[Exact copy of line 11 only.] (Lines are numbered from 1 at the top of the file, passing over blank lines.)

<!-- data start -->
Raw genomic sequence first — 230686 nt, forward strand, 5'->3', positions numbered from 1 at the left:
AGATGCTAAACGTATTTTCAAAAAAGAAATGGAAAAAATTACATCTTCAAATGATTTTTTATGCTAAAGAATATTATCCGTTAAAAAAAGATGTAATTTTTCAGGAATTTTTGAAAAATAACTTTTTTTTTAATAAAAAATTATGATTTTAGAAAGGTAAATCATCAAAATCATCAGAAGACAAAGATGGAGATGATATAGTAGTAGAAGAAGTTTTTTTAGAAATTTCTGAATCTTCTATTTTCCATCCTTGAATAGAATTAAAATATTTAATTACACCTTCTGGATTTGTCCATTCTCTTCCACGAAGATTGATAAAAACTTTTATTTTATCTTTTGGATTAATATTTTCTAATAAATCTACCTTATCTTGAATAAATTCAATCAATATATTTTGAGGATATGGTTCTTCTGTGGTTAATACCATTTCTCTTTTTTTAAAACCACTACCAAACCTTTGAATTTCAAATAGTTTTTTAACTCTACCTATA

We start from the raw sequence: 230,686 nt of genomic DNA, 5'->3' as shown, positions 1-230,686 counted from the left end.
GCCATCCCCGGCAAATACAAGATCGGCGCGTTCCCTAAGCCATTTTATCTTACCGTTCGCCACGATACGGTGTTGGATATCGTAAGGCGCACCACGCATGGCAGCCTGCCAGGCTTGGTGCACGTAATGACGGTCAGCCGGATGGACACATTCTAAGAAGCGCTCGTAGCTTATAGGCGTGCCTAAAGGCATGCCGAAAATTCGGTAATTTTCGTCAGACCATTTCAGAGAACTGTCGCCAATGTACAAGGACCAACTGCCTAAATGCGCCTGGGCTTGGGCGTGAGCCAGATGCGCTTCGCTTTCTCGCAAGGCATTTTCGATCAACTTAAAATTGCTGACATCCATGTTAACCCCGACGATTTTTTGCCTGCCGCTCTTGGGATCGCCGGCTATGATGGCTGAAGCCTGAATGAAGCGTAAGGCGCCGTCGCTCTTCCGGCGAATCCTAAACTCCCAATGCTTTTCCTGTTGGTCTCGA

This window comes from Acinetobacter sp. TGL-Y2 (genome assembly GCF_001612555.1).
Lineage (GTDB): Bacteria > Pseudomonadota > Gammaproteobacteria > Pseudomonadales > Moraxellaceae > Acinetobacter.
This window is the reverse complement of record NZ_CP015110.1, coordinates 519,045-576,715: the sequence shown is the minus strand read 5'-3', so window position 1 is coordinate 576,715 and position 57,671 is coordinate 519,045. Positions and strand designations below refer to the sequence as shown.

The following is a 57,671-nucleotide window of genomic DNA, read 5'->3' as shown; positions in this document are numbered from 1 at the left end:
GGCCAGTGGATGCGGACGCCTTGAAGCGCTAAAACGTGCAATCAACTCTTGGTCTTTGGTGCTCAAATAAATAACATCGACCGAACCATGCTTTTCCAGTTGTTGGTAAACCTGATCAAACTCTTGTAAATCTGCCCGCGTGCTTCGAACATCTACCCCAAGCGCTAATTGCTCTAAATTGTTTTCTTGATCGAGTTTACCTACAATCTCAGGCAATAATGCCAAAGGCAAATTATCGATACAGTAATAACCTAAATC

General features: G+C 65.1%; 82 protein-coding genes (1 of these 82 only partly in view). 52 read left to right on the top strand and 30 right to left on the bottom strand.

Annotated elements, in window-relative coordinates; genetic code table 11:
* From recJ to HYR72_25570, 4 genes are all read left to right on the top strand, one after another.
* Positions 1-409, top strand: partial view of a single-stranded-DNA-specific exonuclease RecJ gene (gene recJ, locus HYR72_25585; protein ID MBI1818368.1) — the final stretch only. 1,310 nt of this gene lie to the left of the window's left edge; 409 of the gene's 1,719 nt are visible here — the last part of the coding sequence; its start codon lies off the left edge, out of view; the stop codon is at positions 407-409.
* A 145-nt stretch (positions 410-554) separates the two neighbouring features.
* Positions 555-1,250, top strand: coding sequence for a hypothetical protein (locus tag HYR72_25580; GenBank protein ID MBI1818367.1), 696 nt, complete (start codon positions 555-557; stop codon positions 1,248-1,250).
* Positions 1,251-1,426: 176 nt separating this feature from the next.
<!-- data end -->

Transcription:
Annotated elements, in window-relative coordinates; genetic code table 11: